My Lords, I declare my interests as set out in the register, including as a board member of Health Data Research UK. Data sharing between the public and private sector has always gone on in the NHS; there would be no clinical trials if that were not true. However, with new technology it is important that that data is shared not just in a safe, legal and ethical way but, as the noble Lord, Lord Clement-Jones, pointed out, in a way that continues to enjoy the trust of the public. Having the public deeply involved in setting the strategy and parameters for the kind of data sharing that goes on is absolutely essential. Can my noble friend the Minister reassure the House that, as well as legal compliance, investment of capital and all the rest of it, the Government are taking this issue very seriously? As an example of using citizens’ juries and other methods to build that confidence, I commend to him the One London programme. I have no involvement in it myself, but it is doing an exemplary work in getting people not only involved but setting strategy.
The noble Lord, whose experience in this matter far outweighs mine, hits upon an incredibly important point. Public trust is essential in this area. Public awareness of the use of data remains very low and recent polling evidence suggests that engagement is not at the level that is needed. This represents a danger that the Government recognise, which is why we are doing everything we can to educate the public on the use of their data and to ensure that our partners are utterly explicit about the way in which data is used.
My Lords, in response to an earlier question, the Minister mentioned that income would be derived from the sharing of data. Does he have an estimate of how much of this income would be derived for the next financial year and—probably more importantly—to what use the money would be put, whether ring-fenced for the health service or put into general income?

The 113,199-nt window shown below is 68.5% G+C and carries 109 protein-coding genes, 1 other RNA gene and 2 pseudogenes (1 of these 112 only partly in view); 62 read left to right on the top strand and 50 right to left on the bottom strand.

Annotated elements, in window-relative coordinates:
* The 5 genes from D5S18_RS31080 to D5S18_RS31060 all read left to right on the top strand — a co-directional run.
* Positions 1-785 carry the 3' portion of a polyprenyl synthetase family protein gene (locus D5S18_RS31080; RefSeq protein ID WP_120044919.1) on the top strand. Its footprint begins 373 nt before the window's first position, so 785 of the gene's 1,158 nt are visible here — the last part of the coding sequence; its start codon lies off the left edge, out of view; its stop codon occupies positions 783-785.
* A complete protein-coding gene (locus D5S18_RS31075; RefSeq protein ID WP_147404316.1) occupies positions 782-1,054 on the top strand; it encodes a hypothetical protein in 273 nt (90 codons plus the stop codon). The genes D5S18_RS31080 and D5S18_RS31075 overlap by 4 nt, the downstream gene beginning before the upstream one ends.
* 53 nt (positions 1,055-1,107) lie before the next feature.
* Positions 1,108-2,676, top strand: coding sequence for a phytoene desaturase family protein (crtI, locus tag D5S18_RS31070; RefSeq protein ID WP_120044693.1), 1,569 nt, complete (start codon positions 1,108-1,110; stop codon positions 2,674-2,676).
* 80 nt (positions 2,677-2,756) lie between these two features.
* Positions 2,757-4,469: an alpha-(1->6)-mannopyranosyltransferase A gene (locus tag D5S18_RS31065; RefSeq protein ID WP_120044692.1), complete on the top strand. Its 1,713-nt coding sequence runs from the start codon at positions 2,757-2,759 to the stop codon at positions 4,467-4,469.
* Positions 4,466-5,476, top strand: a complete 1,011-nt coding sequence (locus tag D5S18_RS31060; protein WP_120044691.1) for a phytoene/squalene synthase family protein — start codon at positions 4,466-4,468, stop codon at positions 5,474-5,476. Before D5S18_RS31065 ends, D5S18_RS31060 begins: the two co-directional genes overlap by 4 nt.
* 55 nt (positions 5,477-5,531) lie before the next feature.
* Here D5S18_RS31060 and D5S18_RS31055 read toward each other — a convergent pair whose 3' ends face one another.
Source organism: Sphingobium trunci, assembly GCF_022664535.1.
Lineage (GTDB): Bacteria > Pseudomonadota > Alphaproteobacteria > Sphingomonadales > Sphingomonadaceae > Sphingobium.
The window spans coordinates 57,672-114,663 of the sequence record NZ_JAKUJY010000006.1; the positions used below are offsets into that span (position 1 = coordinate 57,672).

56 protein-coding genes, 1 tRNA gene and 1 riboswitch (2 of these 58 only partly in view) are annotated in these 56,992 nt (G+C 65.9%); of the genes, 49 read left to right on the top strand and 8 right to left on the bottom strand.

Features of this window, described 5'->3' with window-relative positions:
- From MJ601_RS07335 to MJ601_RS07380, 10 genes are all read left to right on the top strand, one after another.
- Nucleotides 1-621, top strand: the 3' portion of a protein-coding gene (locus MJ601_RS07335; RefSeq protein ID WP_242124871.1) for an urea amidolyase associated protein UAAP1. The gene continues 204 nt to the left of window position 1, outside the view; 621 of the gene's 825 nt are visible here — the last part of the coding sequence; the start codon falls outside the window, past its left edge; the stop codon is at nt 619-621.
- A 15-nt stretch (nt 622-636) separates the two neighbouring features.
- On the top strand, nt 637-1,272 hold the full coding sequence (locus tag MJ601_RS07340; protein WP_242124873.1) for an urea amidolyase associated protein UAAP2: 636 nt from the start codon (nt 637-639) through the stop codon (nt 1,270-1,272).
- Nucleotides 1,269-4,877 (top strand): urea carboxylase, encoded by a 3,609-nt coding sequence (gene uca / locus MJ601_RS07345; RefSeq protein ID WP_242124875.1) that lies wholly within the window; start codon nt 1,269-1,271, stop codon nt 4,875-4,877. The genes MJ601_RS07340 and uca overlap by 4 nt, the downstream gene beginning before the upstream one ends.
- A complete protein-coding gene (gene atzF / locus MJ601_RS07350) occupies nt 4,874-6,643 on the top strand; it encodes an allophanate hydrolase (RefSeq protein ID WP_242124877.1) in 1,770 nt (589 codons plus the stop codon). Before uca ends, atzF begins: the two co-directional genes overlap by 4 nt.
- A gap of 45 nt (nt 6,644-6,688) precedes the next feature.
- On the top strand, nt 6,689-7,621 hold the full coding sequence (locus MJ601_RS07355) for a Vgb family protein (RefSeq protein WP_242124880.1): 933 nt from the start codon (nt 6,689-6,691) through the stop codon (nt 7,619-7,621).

The noble Lord asks an excellent question but I am afraid that those statistics are not available in my wonderful briefing. I will try to track down the numbers and write to him with whatever information is available.
My Lords, the Conservative manifesto promised a good expansion of data sharing across government. We all know that there are many advantages of doing that, as well as the need for a number of safeguards. If, for example, the health and medical records of Windrush people had been available to the Home Office, it might have been easy to establish how long many of those people had been in the country. Does the Department of Health have clear rules about the sharing of public data with other departments?
The arrangements for sharing between departments are overseen by the Information Commissioner. The rules are set by a combination of the digital health technology standards set by NHSX and guidance given to practitioners through the data security and protection toolkit. These provide the rules for inter-departmental sharing; I would be glad to provide copies to the noble Lord if that would be helpful.
My Lords, what framework and governance mechanism do the Government have in place to share the 100,000 Genomes Project information with pharmaceutical companies to develop targeted drugs?
I am afraid I do not have those precise arrangements to hand. I would be glad to track them down and write to the noble Lord.